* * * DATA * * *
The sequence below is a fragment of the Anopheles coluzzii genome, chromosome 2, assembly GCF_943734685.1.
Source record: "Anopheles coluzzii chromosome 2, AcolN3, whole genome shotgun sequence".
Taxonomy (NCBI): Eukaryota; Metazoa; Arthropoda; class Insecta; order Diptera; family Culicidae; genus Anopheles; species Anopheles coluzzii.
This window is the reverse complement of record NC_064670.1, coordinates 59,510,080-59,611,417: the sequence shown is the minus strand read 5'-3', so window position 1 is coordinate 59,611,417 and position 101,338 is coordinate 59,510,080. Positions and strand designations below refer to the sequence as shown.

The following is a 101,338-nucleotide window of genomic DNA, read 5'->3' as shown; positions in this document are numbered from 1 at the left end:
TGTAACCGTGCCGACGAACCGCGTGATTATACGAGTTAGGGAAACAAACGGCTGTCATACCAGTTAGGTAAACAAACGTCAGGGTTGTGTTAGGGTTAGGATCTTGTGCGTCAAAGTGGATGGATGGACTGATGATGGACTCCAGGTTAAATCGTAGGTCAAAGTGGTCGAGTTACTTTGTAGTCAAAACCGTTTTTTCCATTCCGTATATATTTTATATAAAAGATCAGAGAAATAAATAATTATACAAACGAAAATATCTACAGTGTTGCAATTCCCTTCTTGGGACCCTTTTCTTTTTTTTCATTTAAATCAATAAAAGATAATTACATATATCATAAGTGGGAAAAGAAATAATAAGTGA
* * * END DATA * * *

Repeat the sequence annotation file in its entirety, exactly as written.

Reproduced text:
The sequence below is a fragment of the Anopheles coluzzii genome, chromosome 2, assembly GCF_943734685.1.
Source record: "Anopheles coluzzii chromosome 2, AcolN3, whole genome shotgun sequence".
Taxonomy (NCBI): Eukaryota; Metazoa; Arthropoda; class Insecta; order Diptera; family Culicidae; genus Anopheles; species Anopheles coluzzii.
This window is the reverse complement of record NC_064670.1, coordinates 59,510,080-59,611,417: the sequence shown is the minus strand read 5'-3', so window position 1 is coordinate 59,611,417 and position 101,338 is coordinate 59,510,080. Positions and strand designations below refer to the sequence as shown.

The following is a 101,338-nucleotide window of genomic DNA, read 5'->3' as shown; positions in this document are numbered from 1 at the left end:
TGTAACCGTGCCGACGAACCGCGTGATTATACGAGTTAGGGAAACAAACGGCTGTCATACCAGTTAGGTAAACAAACGTCAGGGTTGTGTTAGGGTTAGGATCTTGTGCGTCAAAGTGGATGGATGGACTGATGATGGACTCCAGGTTAAATCGTAGGTCAAAGTGGTCGAGTTACTTTGTAGTCAAAACCGTTTTTTCCATTCCGTATATATTTTATATAAAAGATCAGAGAAATAAATAATTATACAAACGAAAATATCTACAGTGTTGCAATTCCCTTCTTGGGACCCTTTTCTTTTTTTTCATTTAAATCAATAAAAGATAATTACATATATCATAAGTGGGAAAAGAAATAATAAGTGA